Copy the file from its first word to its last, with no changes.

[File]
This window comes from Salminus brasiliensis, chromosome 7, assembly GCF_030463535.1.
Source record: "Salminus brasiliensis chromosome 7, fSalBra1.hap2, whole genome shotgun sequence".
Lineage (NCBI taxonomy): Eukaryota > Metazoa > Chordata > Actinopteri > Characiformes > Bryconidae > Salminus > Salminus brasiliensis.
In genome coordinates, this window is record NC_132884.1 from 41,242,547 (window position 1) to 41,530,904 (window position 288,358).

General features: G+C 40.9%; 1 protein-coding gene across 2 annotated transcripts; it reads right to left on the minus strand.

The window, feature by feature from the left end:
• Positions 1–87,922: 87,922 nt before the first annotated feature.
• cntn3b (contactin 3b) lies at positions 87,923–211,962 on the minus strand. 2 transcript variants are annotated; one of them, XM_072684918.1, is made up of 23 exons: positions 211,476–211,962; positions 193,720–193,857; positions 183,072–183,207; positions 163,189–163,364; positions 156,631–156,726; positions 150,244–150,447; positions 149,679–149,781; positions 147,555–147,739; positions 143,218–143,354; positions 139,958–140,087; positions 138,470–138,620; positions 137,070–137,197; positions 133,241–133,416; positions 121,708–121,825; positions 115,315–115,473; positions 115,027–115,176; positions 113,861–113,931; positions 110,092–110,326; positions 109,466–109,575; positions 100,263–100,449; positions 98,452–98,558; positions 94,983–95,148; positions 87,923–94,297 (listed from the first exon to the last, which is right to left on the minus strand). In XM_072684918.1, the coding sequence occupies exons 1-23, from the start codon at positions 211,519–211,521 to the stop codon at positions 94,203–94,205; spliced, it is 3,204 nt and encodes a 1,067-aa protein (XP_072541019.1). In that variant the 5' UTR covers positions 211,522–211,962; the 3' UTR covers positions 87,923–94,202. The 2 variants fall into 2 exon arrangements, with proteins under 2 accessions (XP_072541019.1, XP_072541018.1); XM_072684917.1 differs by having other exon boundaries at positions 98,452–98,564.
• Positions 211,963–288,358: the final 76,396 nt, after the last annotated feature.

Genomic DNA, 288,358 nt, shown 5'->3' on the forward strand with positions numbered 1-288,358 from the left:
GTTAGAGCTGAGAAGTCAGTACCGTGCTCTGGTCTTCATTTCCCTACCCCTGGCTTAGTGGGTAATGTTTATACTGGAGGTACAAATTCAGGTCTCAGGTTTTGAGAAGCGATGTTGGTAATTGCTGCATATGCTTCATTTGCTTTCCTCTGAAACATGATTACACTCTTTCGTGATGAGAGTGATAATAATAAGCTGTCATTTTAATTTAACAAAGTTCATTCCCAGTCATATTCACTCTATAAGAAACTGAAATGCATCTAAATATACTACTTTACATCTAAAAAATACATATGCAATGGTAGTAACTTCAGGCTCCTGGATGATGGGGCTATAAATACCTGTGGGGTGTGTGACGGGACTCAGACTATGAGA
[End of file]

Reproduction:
This window comes from Salminus brasiliensis, chromosome 7, assembly GCF_030463535.1.
Source record: "Salminus brasiliensis chromosome 7, fSalBra1.hap2, whole genome shotgun sequence".
Lineage (NCBI taxonomy): Eukaryota > Metazoa > Chordata > Actinopteri > Characiformes > Bryconidae > Salminus > Salminus brasiliensis.
In genome coordinates, this window is record NC_132884.1 from 41,242,547 (window position 1) to 41,530,904 (window position 288,358).

General features: G+C 40.9%; 1 protein-coding gene across 2 annotated transcripts; it reads right to left on the minus strand.

The window, feature by feature from the left end:
• Positions 1–87,922: 87,922 nt before the first annotated feature.
• cntn3b (contactin 3b) lies at positions 87,923–211,962 on the minus strand. 2 transcript variants are annotated; one of them, XM_072684918.1, is made up of 23 exons: positions 211,476–211,962; positions 193,720–193,857; positions 183,072–183,207; positions 163,189–163,364; positions 156,631–156,726; positions 150,244–150,447; positions 149,679–149,781; positions 147,555–147,739; positions 143,218–143,354; positions 139,958–140,087; positions 138,470–138,620; positions 137,070–137,197; positions 133,241–133,416; positions 121,708–121,825; positions 115,315–115,473; positions 115,027–115,176; positions 113,861–113,931; positions 110,092–110,326; positions 109,466–109,575; positions 100,263–100,449; positions 98,452–98,558; positions 94,983–95,148; positions 87,923–94,297 (listed from the first exon to the last, which is right to left on the minus strand). In XM_072684918.1, the coding sequence occupies exons 1-23, from the start codon at positions 211,519–211,521 to the stop codon at positions 94,203–94,205; spliced, it is 3,204 nt and encodes a 1,067-aa protein (XP_072541019.1). In that variant the 5' UTR covers positions 211,522–211,962; the 3' UTR covers positions 87,923–94,202. The 2 variants fall into 2 exon arrangements, with proteins under 2 accessions (XP_072541019.1, XP_072541018.1); XM_072684917.1 differs by having other exon boundaries at positions 98,452–98,564.
• Positions 211,963–288,358: the final 76,396 nt, after the last annotated feature.

Genomic DNA, 288,358 nt, shown 5'->3' on the forward strand with positions numbered 1-288,358 from the left:
GTTAGAGCTGAGAAGTCAGTACCGTGCTCTGGTCTTCATTTCCCTACCCCTGGCTTAGTGGGTAATGTTTATACTGGAGGTACAAATTCAGGTCTCAGGTTTTGAGAAGCGATGTTGGTAATTGCTGCATATGCTTCATTTGCTTTCCTCTGAAACATGATTACACTCTTTCGTGATGAGAGTGATAATAATAAGCTGTCATTTTAATTTAACAAAGTTCATTCCCAGTCATATTCACTCTATAAGAAACTGAAATGCATCTAAATATACTACTTTACATCTAAAAAATACATATGCAATGGTAGTAACTTCAGGCTCCTGGATGATGGGGCTATAAATACCTGTGGGGTGTGTGACGGGACTCAGACTATGAGA